Inflation leaves the average rural family with an annual $5,426 expendable income

by mcardinal

Lauren Moye, FISM News

 

Rural households spent about 82% of their post-tax income on expenses in 2020, before the COVID-19 pandemic wreaked havoc with the U.S. supply chain and inflation rose to historically high levels. Now, according to research from Iowa State University, those same households are spending 91% of their take-home pay on necessary living expenses, leaving many families struggling to make ends meet.

The research notes that 2022 average expenses rose by 18.5% compared to their 2020 levels while the average pay of these households only increased by 6.1%. The difference means that the average rural household only has a $5,426 annual cushion of expendable money.

For this research, rural households were defined as those living in municipalities with a population under 2,500 or in the country.

According to the researchers, “The biggest inflationary impact on rural households has been the increased cost of transportation, which is essential in rural areas where residents have to drive longer distances to work, school, or to shop for daily needs.”

Gas prices reached a national average of over $5 a gallon in June, setting a new record. Since then, prices have fallen once again. However, today’s AAA reported national average of $4.23 per gallon is still a huge surge in expenses that rural drivers cannot escape paying.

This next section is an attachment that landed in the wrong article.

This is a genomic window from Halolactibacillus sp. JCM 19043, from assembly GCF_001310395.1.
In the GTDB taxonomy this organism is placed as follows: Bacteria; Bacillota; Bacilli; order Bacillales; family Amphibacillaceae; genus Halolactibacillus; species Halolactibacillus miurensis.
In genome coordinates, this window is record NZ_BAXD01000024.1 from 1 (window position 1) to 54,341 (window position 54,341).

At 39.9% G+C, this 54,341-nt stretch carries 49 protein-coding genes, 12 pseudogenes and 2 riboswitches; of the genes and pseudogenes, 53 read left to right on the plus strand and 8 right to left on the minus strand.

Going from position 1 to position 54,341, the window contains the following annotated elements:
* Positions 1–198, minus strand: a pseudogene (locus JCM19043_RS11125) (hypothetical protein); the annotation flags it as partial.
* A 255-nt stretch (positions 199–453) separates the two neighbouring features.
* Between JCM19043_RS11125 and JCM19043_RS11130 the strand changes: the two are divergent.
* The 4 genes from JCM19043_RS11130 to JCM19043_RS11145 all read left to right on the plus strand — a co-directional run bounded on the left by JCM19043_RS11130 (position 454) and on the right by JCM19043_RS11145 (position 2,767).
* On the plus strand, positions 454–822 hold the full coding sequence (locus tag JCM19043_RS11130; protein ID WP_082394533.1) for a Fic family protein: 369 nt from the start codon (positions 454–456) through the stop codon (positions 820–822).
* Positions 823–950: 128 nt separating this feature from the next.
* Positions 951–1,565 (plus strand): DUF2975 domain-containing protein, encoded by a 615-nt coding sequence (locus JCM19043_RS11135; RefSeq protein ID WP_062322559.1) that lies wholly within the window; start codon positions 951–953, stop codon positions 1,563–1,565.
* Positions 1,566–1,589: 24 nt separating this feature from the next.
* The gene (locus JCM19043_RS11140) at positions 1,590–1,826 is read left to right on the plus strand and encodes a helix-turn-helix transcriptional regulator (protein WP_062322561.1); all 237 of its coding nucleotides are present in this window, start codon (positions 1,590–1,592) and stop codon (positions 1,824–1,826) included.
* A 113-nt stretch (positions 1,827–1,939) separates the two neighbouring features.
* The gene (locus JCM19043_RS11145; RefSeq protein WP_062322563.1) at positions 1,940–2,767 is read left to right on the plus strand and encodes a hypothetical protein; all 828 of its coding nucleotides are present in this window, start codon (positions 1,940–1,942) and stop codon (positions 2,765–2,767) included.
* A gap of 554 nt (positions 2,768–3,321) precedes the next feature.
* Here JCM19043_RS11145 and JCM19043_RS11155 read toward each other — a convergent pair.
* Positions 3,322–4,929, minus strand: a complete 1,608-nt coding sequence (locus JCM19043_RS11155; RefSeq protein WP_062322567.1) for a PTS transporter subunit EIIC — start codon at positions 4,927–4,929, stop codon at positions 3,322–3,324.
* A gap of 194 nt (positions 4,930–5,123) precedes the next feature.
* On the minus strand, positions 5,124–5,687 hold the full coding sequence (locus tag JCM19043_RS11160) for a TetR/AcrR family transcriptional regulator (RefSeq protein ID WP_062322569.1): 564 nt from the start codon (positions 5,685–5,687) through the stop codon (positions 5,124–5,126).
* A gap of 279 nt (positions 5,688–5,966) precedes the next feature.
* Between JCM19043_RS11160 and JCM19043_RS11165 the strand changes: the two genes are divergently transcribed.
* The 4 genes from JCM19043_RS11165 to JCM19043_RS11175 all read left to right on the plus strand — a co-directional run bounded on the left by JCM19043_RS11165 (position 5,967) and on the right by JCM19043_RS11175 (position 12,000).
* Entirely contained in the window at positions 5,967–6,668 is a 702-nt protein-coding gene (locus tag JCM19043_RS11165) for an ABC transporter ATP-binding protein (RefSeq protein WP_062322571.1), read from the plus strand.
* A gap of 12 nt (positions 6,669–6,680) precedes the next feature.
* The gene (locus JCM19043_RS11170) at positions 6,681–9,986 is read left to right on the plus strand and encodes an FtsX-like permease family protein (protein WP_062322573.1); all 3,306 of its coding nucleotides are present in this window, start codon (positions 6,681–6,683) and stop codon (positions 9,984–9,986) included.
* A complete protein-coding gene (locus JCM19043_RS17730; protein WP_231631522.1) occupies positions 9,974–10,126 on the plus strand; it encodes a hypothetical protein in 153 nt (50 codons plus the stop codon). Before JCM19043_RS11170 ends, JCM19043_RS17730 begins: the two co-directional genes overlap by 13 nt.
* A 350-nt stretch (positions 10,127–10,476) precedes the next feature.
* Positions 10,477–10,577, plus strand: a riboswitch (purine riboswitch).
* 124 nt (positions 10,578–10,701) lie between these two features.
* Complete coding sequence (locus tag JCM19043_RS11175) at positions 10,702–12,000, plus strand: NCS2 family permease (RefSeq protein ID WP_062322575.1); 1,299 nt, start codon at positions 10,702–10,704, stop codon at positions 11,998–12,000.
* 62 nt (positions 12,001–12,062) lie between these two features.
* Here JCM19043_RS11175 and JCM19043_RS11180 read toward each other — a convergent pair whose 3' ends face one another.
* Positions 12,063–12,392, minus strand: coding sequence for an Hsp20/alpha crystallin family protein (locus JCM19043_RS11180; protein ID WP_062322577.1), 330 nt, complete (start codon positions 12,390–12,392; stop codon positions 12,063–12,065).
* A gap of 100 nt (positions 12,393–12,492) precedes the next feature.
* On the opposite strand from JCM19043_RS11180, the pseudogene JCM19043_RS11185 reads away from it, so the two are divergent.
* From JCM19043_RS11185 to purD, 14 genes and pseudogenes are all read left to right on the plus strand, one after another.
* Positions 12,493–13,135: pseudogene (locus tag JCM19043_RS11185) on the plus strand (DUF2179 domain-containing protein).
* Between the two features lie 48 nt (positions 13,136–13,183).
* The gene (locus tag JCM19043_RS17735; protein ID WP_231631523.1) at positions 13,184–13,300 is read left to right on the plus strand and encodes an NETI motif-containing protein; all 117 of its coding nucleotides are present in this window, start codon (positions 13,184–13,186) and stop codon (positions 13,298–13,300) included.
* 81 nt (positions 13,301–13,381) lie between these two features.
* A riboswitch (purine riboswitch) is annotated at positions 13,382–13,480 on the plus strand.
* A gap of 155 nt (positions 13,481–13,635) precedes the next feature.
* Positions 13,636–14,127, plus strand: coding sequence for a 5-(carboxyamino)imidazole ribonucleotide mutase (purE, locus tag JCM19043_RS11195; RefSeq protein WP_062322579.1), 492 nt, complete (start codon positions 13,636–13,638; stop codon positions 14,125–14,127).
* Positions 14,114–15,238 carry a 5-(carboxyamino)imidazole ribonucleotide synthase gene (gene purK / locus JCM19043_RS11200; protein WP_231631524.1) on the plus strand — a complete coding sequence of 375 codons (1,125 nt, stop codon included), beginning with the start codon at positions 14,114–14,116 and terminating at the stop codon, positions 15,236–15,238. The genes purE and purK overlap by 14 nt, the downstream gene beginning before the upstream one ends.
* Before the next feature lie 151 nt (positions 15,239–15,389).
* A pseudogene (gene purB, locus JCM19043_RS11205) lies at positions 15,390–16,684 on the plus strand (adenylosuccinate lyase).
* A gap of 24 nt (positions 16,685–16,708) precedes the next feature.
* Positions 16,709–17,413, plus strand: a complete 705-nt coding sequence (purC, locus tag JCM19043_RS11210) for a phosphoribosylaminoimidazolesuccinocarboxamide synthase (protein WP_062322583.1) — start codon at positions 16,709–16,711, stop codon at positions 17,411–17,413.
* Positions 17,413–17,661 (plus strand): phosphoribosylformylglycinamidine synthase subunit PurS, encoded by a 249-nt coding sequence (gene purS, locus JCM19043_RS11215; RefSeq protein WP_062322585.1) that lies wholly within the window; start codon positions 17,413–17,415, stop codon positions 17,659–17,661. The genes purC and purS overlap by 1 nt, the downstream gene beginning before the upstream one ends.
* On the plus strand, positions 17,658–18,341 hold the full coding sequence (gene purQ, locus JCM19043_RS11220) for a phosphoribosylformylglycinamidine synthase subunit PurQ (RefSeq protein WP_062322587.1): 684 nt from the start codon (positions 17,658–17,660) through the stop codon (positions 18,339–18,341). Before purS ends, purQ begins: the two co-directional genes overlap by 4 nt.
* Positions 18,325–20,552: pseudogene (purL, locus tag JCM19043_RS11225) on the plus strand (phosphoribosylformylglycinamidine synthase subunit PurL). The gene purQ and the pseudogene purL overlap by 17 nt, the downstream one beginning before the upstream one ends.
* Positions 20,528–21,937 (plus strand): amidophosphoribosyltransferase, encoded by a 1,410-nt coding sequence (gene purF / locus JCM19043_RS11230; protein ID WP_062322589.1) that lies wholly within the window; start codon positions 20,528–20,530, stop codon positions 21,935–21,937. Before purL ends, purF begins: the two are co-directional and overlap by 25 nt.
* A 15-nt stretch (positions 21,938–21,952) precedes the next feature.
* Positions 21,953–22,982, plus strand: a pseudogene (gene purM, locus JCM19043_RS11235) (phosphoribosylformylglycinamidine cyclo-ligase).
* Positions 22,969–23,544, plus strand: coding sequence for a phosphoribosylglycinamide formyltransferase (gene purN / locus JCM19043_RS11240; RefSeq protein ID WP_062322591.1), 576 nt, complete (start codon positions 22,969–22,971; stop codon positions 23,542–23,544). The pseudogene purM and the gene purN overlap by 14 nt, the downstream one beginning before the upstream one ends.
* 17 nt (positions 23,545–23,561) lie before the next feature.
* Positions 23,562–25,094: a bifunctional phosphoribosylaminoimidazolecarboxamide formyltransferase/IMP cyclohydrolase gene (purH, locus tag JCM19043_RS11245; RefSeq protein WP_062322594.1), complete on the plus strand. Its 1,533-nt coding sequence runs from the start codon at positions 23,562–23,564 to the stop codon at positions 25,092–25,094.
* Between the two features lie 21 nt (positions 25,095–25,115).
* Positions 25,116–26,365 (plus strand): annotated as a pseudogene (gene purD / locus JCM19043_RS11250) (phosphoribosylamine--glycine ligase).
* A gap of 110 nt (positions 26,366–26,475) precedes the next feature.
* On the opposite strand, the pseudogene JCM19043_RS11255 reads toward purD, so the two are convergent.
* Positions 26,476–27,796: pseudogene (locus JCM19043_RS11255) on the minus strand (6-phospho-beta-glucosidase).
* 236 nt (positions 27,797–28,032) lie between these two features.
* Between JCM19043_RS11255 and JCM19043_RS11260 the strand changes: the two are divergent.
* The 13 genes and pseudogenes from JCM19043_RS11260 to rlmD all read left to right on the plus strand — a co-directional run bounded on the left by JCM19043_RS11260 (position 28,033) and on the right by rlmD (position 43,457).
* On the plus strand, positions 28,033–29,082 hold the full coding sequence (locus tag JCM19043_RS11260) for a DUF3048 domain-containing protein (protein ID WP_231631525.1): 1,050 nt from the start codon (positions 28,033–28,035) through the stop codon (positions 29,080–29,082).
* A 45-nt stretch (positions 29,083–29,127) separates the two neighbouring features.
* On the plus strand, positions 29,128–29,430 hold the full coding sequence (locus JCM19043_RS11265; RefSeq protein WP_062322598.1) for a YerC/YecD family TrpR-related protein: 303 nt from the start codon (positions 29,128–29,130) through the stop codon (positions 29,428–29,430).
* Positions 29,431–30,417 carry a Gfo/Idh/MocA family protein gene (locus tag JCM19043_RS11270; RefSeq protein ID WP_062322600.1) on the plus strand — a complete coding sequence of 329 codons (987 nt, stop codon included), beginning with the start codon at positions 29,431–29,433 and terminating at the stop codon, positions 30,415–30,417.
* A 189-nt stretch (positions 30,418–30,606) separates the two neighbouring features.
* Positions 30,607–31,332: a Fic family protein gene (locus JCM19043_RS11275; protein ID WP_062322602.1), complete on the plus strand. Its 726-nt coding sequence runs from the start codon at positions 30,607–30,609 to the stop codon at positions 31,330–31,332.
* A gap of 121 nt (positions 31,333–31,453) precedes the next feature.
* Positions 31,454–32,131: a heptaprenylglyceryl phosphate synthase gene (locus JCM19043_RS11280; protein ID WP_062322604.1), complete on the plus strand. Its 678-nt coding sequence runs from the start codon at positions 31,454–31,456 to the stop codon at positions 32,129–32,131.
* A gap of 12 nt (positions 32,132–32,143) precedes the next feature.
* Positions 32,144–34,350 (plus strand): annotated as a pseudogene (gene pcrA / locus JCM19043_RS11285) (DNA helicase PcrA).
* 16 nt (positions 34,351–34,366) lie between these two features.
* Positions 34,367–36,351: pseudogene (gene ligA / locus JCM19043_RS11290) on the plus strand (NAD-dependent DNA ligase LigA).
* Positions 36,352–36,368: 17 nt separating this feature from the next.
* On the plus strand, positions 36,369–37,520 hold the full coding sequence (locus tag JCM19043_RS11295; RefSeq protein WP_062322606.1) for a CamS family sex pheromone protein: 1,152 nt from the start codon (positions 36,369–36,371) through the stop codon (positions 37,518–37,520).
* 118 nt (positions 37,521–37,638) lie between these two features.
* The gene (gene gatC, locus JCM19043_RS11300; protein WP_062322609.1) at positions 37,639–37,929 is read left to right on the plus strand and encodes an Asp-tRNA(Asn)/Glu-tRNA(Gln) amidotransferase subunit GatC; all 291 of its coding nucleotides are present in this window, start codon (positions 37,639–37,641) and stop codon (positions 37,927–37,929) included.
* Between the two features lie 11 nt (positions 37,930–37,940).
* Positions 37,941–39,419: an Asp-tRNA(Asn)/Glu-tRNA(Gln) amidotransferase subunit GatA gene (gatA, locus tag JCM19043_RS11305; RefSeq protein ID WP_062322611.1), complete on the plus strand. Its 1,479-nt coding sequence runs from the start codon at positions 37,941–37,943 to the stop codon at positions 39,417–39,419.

The Bureau of Transportation Statistics found that in 2020, urban areas saw a rate of “1,059 lane-miles per 100,000 residents” compared to the “9,635 lane-miles per 100,000 residents” in rural areas. That makes for a 9-fold increase in miles driven in rural areas, many of which are connected to the necessities of life and cannot be eliminated to save on fuel costs.

“Rural people are paying $2,470 more for gasoline and diesel fuels than they did two years ago,” the study stated.

The research also notes that inflation rates have impacted parts of the U.S. at different rates. In New York City, for example, inflation only rose by 6.7% which is well below the 9.1% national average. Meanwhile, “inflation is hitting people hard in parts of the southern U.S., in particular the west south central states (including Texas and Louisiana), where prices jumped by 10.6%.” Specifically, Atlanta and Houston have seen inflation “near or over 11%.”

The second largest increase in monthly expenses for rural households is in housing costs. Energy costs associated with a home have increased, with petroleum and propane gas now costing an extra $434 while electricity bills are $311 higher. The price gains of both have mostly occurred in this last year. The cost of a rural home is also now $398 higher.

Overall, the study found that increase in inflation has placed rural families in a vulnerable financial situation. It notes that those living in urban areas, on average have lower incomes and are less likely to experience wage gains to compensate for inflation. Less discretionary spending means less for unexpected healthcare costs, emergency home repairs, car maintenance, or savings. This all has real-world risks for their health, jobs, and financial security.

“In short, not having this extra financial cushion puts rural families at greater risk for increased debt, default, and potential bankruptcy,” the study concluded.

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